In a factory operating lathes and grinders, there has been a potential hazard of contaminating environment with grease employed in the operation of the lathes and grinder. To remove the grease from grease laden air, grease extractors have been widely utilized in the art. As disclosed in Japanese Utility Model Publication (KOKOKU) No. 58-11373, most of the prior grease extractors are designed to operate on a basic principle of forcibly flowing the grease laden air through one or more filters to seize the grease thereat. For increased grease trapping capacity, the filter is required to be of relatively thick. However, the use of such thick filter poses a problem that the filter when saturated with the grease will impede the forced air flow to reduce the volume of flow, remarkably lowering grease removal efficiency. Therefore, the filter has to be replaced frequently. Additionally, in the prior grease extractor it is a general practice to design blow capacity of a fan responsible for generating the forced air flow in accordance with an initial flow resistance of the filter. Consequently, as the grease accumulates in the filter, the volume of flow will reduce to lower the grease trapping efficiency within the life time of the filter, which makes it impossible to obtain a consistent grease trapping efficiency over the operational life of the grease extractor.

SUMMARY OF THE INVENTION

The above problems have been eliminated in the present invention which provides an uniquely configured grease extractor for removing grease from a grease laden air and discharging a clean air removed of the grease. The grease extractor in accordance with the present invention comprises a vessel having an inlet for introducing the grease laden air and an outlet for discharging the clean air. The vessel defines therein a flow path extending from the inlet to the outlet. Fan means is provided to generate a forced flow of introducing the grease laden air through the inlet and forcing it toward the outlet. At least one membrane filter is disposed in the flow path to seize the grease in the flowing air and permit the air to pass therethrough. Disposed downstream of the membrane filter is trap means which deflects the grease laden air in such a manner as to cause collision of the grease laden air against the trap means, thereby depositing the grease thereon. The trap means is provided with recovery means for collecting and draining the deposited grease out of said vessel. The membrane filter is made thin enough such that relatively small grease particles once seized in the membrane filter are allowed to move by the suction force of the forced flow to the downstream surface of the membrane filter and coagulate thereat into greater grease particles which are caused to leave from the membrane filter and be again carried on the forced flow toward the trap means to be deposited thereat. Thus, as soon as the thin membrane filter becomes nearly saturated with the grease, the grease particles will be forced to move under the forced air flow condition into the downstream surface of the membrane filter to coagulate thereat into relatively great grease particles which are then again carried on the forced air flow rather than remaining in the filter and are subsequently deposited on the trap members downstream of the filter. Accordingly, the membrane filter are always kept in nearly saturated condition to thereby exhibit substantially constant flow resistance over the extended time of period, which makes it readily possible to keep generating a constant volume of flow simply by selecting the flow capacity of the fan in accordance with the nearly saturated condition of the membrane filter, resulting in constant grease trapping efficiency.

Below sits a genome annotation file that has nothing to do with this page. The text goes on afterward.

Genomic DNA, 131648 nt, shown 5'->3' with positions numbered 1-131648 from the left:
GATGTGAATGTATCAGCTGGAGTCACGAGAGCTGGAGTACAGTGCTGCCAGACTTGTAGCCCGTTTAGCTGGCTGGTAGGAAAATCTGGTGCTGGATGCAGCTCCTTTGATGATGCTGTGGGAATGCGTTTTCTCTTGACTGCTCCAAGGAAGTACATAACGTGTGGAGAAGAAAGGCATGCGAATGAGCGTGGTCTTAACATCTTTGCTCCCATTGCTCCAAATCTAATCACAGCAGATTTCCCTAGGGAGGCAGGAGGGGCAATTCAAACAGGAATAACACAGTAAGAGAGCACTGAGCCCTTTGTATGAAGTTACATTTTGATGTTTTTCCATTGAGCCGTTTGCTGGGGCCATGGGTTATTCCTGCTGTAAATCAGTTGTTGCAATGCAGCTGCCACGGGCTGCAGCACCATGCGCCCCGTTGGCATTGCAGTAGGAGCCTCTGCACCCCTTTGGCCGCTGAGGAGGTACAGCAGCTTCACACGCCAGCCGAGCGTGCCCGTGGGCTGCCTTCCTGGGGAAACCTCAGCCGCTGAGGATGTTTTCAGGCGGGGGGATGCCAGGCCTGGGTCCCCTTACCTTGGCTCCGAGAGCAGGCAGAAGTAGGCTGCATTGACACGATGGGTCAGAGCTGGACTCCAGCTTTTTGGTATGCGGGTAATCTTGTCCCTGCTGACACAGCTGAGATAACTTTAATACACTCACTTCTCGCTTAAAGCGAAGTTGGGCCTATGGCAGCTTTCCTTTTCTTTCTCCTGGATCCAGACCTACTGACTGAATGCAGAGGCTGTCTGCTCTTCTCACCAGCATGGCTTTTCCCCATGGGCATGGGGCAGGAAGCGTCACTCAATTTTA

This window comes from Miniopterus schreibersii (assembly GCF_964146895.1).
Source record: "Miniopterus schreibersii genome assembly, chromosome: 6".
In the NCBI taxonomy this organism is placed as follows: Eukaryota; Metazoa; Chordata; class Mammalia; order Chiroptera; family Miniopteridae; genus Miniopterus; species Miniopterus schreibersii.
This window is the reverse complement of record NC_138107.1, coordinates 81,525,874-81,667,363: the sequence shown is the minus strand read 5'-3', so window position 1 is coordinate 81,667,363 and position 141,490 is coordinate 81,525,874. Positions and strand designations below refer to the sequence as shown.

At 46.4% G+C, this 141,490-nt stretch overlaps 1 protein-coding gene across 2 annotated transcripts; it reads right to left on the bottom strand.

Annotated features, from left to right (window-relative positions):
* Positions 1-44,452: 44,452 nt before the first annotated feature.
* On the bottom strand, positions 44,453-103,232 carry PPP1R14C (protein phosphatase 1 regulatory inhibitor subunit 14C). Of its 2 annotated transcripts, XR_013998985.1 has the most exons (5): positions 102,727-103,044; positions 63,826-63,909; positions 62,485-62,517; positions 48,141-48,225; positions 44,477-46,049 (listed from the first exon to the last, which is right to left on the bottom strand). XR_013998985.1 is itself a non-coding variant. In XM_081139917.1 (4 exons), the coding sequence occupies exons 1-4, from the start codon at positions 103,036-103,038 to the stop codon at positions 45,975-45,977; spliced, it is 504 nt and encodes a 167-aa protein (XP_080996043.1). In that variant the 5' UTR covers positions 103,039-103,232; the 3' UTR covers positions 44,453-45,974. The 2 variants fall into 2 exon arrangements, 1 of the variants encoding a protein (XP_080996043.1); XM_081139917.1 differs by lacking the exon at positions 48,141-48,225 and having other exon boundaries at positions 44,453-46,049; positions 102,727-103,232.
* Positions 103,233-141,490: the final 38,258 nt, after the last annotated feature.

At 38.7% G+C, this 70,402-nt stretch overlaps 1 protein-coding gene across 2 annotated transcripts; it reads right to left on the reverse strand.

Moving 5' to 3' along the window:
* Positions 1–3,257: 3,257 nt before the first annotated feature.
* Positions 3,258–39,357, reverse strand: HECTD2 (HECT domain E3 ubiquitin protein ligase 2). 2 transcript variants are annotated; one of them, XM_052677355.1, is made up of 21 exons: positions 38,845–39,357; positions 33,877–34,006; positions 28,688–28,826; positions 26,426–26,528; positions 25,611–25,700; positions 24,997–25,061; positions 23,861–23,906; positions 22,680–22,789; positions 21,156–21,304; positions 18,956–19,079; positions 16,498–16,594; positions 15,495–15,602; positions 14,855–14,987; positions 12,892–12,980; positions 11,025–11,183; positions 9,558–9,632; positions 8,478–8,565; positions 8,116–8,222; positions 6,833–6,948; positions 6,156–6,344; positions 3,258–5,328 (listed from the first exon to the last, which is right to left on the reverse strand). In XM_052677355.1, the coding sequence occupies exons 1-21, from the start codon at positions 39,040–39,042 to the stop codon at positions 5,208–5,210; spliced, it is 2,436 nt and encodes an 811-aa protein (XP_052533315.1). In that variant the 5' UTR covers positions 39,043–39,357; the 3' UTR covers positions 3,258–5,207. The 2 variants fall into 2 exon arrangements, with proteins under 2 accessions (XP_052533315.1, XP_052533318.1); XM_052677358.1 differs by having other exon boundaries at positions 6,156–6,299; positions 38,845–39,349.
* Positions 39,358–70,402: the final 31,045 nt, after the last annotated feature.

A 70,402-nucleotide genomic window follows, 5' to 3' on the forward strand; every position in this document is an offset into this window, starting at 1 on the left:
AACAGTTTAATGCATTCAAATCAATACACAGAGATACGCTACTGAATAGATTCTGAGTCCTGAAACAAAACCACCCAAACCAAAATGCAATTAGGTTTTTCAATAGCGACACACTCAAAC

Accordingly, it is a primary object of the present invention to provide an improved grease extractor which is capable of removing the grease from the grease laden air at a constant grease trap efficiency over an extend period of time without causing any substantial lowering in the volume of the air flow through the filter, yet assuring to successfully separate the grease from the grease laden air with improved efficiency.

In a preferred embodiment, the grease extractor comprises a plurality of separator units disposed between the inlet and the outlet. Each separator units comprises a casing with an intake port and an exit port which define therebetween a flow path for said grease laden air. The case accommodates a fan which generates a forced flow of forcing the grease laden air from the intake port toward the exit port along the flow path, the membrane filter disposed in the flow path to seize the grease in the air and permitting the air to pass therethrough, and the trap member which is defined on the interior wall of the casing to deflect the grease laden air after passing through the fan such that the grease laden air collides against the trap member to deposit the grease thereon. These separator units are arranged in series between the inlet and output in such a manner as to communicate the intake port and the exit port between the adjacent units, to communicate the intake port of a first upstream one of the separators unit with the inlet and to communicate the exit port of the last downstream one of the separator units with the outlet. With this multi-stage grease trapping structure, the grease not separated from the air at the preceding separator unit can be successfully separated at the downstream separator units, thereby increasing grease trapping efficiency.